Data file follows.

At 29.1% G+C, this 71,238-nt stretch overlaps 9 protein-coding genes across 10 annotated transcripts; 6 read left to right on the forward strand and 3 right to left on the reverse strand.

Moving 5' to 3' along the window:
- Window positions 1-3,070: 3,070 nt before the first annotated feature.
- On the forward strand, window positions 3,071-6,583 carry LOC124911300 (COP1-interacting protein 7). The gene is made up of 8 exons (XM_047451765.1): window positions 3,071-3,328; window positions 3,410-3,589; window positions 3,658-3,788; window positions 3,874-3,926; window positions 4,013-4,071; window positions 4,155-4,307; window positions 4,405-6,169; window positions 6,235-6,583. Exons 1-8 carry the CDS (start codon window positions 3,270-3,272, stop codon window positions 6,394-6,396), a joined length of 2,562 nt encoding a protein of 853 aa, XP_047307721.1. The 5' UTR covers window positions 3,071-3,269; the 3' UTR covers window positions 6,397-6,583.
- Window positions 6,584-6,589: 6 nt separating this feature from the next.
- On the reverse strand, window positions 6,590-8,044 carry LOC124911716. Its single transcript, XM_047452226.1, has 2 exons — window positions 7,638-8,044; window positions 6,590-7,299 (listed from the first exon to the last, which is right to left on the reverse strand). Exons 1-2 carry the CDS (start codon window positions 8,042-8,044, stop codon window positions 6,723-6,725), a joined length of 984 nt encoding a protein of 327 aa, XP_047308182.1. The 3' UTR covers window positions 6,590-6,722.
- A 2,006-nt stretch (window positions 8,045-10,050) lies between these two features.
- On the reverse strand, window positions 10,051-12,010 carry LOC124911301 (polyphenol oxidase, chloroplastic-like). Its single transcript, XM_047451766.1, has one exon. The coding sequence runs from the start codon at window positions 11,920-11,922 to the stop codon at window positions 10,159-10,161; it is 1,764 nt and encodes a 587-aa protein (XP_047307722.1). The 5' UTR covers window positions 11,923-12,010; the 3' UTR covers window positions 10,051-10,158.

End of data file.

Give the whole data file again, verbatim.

At 29.1% G+C, this 71,238-nt stretch overlaps 9 protein-coding genes across 10 annotated transcripts; 6 read left to right on the forward strand and 3 right to left on the reverse strand.

Moving 5' to 3' along the window:
- Window positions 1-3,070: 3,070 nt before the first annotated feature.
- On the forward strand, window positions 3,071-6,583 carry LOC124911300 (COP1-interacting protein 7). The gene is made up of 8 exons (XM_047451765.1): window positions 3,071-3,328; window positions 3,410-3,589; window positions 3,658-3,788; window positions 3,874-3,926; window positions 4,013-4,071; window positions 4,155-4,307; window positions 4,405-6,169; window positions 6,235-6,583. Exons 1-8 carry the CDS (start codon window positions 3,270-3,272, stop codon window positions 6,394-6,396), a joined length of 2,562 nt encoding a protein of 853 aa, XP_047307721.1. The 5' UTR covers window positions 3,071-3,269; the 3' UTR covers window positions 6,397-6,583.
- Window positions 6,584-6,589: 6 nt separating this feature from the next.
- On the reverse strand, window positions 6,590-8,044 carry LOC124911716. Its single transcript, XM_047452226.1, has 2 exons — window positions 7,638-8,044; window positions 6,590-7,299 (listed from the first exon to the last, which is right to left on the reverse strand). Exons 1-2 carry the CDS (start codon window positions 8,042-8,044, stop codon window positions 6,723-6,725), a joined length of 984 nt encoding a protein of 327 aa, XP_047308182.1. The 3' UTR covers window positions 6,590-6,722.
- A 2,006-nt stretch (window positions 8,045-10,050) lies between these two features.
- On the reverse strand, window positions 10,051-12,010 carry LOC124911301 (polyphenol oxidase, chloroplastic-like). Its single transcript, XM_047451766.1, has one exon. The coding sequence runs from the start codon at window positions 11,920-11,922 to the stop codon at window positions 10,159-10,161; it is 1,764 nt and encodes a 587-aa protein (XP_047307722.1). The 5' UTR covers window positions 11,923-12,010; the 3' UTR covers window positions 10,051-10,158.